Robert Cooperman’s Saved by the Dead, Reviewed by Dan Cuddy

Saved by the Dead_FRONT_COVER.jpgRobert Cooperman, Saved by the Dead, Liquid Light Press, 2018, ISBN-10: 0998548731-3-1, 50 pages

Robert Cooperman, like Charles Rammelkamp, one of his good friends, belong to a school of narrative poetry that writes and designs books about particular subjects, historical or personal, or both. They produce entertaining as well as insightful works. In the last issue of LRR (Vol. 14 No. 2) I reviewed Rammelkamp’s Jack Tar’s Lady Parts; this issue I look at Cooperman’s book about The Grateful Dead. This book, as do all of his books, carries the stamp of his personality, which is imaginative, conversationally eloquent and humorous, unless the subject is tragic and deserves an appropriate gravitas, which he also possesses in his books about more traditionally historic subject matter, such as John Keats or Percy Bysshe Shelley, or crime in the 19th century American Old West. Though the Grateful Dead and their followers, the Deadheads, are becoming more historical as the years go by, their legend is still contemporary, still alive. They are a cultural icon. Cooperman in his book of poetry relates his almost religious fervor for the band. Religious? Yes, but he lights his votive lamp with humor, and with the grit of daily New York life. He grew up in Brooklyn. Many of his memories have that setting. Two of his poems mention the “Fillmore East” in their titles. He relates his personal experience of their music and shows as a member of the audience. He describes the reactions of people way back when and now, in the 21st century, to the shirts and hat that have the Dead symbols and logos. The band was and is more than just a producer of music. They are a cultural phenomenon, like the Rocky Horror Picture Show, though, of course, with their own individual aura.

I’m grateful the band’s entered the culture,
Though to watch the stare—blank as a turned
Off computer screen—on the bank teller
Who asked me about my Grateful Dead t-shirt,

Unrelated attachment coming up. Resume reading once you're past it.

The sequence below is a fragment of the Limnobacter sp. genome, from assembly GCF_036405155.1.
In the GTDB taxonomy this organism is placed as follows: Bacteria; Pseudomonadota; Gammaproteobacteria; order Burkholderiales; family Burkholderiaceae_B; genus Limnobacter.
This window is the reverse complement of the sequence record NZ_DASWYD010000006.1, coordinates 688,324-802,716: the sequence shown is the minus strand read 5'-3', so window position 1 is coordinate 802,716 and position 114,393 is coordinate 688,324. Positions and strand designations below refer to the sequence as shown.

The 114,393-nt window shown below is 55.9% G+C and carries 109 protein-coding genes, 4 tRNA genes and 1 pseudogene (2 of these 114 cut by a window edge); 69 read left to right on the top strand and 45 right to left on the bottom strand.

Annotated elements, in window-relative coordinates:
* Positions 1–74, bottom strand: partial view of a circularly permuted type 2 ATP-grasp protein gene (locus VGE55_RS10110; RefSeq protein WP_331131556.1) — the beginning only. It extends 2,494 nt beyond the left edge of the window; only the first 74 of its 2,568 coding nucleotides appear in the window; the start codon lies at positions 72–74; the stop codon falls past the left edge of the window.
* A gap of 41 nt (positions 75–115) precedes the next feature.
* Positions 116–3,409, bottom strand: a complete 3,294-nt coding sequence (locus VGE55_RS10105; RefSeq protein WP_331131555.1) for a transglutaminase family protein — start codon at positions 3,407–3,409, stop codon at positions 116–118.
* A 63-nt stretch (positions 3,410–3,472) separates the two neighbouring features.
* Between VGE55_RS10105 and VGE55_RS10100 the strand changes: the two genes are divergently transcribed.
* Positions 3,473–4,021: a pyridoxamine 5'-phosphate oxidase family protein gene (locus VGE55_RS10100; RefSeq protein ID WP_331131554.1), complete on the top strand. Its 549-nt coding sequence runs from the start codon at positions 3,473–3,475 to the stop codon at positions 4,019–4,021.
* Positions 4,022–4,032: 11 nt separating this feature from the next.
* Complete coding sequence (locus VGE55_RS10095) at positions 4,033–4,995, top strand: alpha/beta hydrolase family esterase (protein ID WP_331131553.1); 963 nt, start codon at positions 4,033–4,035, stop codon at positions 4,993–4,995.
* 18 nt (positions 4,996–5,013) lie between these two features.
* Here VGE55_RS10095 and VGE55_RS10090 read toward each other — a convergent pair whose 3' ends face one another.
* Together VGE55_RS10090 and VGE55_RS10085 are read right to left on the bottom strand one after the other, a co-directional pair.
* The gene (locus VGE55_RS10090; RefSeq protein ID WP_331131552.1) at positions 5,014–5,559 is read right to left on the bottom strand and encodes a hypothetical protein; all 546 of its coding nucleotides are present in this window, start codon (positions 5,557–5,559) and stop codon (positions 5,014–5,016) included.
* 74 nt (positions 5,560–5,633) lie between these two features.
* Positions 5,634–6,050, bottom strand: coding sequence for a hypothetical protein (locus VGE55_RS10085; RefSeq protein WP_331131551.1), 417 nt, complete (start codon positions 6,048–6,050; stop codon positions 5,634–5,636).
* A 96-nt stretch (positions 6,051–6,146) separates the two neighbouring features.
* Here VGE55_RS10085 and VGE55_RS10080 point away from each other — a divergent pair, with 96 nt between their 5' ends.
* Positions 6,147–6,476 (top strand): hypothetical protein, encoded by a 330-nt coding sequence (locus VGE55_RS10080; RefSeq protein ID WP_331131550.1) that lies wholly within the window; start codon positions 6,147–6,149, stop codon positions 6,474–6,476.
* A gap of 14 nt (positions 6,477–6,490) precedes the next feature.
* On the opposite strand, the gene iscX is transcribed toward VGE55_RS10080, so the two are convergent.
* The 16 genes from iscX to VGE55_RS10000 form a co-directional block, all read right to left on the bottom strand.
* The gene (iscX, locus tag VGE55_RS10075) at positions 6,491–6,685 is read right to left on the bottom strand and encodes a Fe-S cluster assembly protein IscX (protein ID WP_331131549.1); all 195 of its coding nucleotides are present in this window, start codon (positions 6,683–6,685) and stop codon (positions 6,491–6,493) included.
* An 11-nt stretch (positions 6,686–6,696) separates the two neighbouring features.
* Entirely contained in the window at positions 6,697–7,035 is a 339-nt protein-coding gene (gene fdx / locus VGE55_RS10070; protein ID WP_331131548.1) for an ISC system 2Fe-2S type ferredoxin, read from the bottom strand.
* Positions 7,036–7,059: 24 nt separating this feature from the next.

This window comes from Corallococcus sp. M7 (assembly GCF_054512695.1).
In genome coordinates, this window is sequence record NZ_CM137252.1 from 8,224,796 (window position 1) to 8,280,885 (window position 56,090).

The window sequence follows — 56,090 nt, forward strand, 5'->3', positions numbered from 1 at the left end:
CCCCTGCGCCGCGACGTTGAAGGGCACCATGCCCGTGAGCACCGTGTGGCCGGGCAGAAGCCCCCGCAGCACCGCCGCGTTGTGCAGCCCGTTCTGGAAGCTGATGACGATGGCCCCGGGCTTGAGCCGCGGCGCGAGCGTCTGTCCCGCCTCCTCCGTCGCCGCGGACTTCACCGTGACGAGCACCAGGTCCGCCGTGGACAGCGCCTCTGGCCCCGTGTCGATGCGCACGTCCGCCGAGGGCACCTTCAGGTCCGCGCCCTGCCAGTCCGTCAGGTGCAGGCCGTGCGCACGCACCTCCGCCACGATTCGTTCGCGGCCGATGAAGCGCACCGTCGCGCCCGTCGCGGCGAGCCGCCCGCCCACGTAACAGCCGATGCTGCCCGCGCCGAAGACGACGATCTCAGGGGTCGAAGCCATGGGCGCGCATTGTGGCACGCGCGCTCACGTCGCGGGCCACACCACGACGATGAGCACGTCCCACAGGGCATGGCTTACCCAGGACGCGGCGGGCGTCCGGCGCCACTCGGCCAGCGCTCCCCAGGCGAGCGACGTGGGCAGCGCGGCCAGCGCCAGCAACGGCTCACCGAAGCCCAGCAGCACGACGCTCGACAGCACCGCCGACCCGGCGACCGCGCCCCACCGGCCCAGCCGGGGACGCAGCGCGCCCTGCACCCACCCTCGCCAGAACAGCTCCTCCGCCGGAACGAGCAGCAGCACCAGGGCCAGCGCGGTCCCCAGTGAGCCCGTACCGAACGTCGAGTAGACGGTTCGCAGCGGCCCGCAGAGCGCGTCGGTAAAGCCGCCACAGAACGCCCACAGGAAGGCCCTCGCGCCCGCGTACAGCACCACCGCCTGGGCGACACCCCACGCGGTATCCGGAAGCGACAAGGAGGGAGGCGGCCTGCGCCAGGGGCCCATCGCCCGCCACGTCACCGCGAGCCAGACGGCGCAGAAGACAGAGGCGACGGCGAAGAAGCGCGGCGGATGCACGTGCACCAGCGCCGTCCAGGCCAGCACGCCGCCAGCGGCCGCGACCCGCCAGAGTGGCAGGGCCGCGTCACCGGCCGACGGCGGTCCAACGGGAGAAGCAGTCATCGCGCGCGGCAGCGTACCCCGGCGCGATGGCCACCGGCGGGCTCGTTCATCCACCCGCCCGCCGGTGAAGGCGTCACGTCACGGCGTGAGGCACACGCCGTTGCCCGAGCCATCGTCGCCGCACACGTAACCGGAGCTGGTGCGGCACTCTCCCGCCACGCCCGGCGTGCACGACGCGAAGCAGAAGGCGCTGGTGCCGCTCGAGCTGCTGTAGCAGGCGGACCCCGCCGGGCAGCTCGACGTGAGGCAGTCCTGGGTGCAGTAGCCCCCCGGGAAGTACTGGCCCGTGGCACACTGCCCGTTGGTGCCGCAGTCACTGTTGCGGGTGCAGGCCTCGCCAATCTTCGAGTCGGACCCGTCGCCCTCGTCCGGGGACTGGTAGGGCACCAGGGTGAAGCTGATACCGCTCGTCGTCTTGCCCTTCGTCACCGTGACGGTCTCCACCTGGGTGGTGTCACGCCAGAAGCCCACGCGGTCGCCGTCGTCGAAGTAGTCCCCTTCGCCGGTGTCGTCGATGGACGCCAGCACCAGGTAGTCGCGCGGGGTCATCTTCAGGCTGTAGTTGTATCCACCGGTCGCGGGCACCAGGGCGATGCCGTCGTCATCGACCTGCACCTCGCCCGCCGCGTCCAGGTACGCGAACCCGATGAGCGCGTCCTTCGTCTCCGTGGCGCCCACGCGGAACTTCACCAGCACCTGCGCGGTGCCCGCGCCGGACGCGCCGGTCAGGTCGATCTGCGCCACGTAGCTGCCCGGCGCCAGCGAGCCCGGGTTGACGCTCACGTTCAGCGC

You’d think they never existed:

The way memory works, or doesn’t,
In America where news is forgotten
In less than twenty-four hours,
And if something hasn’t happened
In the past two weeks, it might as well
Be ancient and irrelevant history.

She scrunched up her forehead at the magic—
To me—words, “The Grateful Dead,”
Shrugged, and counted out my bills.

The generations that experienced the Dead will carry that experience with them until the end of their lives. The later generations can experience some of the music on Youtube, CDs, streaming, etc. The geezers can relate the experience of their youth but the unique passion? Below is a poem about incongruous environments: a Dead concert and a dentist’s office. Humor, the cultural pulse, and reminiscence all intermingle in a God-awful place. (apologies to dentists everywhere).

Music at the Dentist’s Office

Before he numbs me up,
The periodontist asks,
“what music do you want?”
To take my mind off
The dreadful things
He’s about to do to me.

“The Grateful Dead.” I reply.

“Who are they?”
His young assistant demands,
And hands him a syringe
Longer than a Bowie blade.

“A jam band,” he explains,

And still she shrugs; I feel
Terminally old, but correct him,

The jam band,” then lecture
On the medieval folktale
Their name comes from:
Partly, because I’m a pedant;

But more, because as long
As I keep talking, I won’t
Have to cringe at the needle’s
Pinch, then suffer the crunch

And crack of the tooth he’ll yank:
A deep sea fisherman turning
A live, glorious marlin
Into a dead trophy,

While “Uncle John’s Band”
Wafts me back to the old Fillmore,
When I had all my teeth
And the night was painless
With music and dancing.

© Robert Cooperman and Dan Cuddy

Robert Cooperman has had 18 poetry collections published, most recently Their Wars; Saved by the Dead; Draft Board Blues, which was named one of Ten Great Reads by Colorado authors of 2017 by West Word Magazine. He lives in Denver with his wife Beth.

Dan Cuddy is currently an editor of the Loch Raven Review. He has been published in many small magazines , e.g, Antioch Review, Free State Review, Iguana ReviewThe Potomac, Connections, L’Allure des Mots, Broadkill Review, End of 83.  His book Handprint On The Window was published by Three Conditions Press.

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